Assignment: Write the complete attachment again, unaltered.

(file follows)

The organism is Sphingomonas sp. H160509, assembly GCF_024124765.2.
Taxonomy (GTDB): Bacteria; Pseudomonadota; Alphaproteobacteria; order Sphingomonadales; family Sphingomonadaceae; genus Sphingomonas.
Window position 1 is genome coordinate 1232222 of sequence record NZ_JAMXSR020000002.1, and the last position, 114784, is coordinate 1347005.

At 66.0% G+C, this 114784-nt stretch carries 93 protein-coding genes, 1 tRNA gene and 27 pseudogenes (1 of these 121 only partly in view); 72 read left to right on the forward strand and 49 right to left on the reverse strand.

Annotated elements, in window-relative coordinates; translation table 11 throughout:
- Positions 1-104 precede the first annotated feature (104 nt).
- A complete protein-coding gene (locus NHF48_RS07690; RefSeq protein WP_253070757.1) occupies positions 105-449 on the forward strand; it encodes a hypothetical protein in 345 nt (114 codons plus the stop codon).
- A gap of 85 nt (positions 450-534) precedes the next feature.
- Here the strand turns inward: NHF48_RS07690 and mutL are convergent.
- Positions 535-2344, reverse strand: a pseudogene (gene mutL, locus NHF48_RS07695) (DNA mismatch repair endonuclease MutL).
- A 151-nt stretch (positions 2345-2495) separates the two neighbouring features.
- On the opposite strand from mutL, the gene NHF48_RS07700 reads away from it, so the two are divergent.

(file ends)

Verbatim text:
The organism is Sphingomonas sp. H160509, assembly GCF_024124765.2.
Taxonomy (GTDB): Bacteria; Pseudomonadota; Alphaproteobacteria; order Sphingomonadales; family Sphingomonadaceae; genus Sphingomonas.
Window position 1 is genome coordinate 1232222 of sequence record NZ_JAMXSR020000002.1, and the last position, 114784, is coordinate 1347005.

At 66.0% G+C, this 114784-nt stretch carries 93 protein-coding genes, 1 tRNA gene and 27 pseudogenes (1 of these 121 only partly in view); 72 read left to right on the forward strand and 49 right to left on the reverse strand.

Annotated elements, in window-relative coordinates; translation table 11 throughout:
- Positions 1-104 precede the first annotated feature (104 nt).
- A complete protein-coding gene (locus NHF48_RS07690; RefSeq protein WP_253070757.1) occupies positions 105-449 on the forward strand; it encodes a hypothetical protein in 345 nt (114 codons plus the stop codon).
- A gap of 85 nt (positions 450-534) precedes the next feature.
- Here the strand turns inward: NHF48_RS07690 and mutL are convergent.
- Positions 535-2344, reverse strand: a pseudogene (gene mutL, locus NHF48_RS07695) (DNA mismatch repair endonuclease MutL).
- A 151-nt stretch (positions 2345-2495) separates the two neighbouring features.
- On the opposite strand from mutL, the gene NHF48_RS07700 reads away from it, so the two are divergent.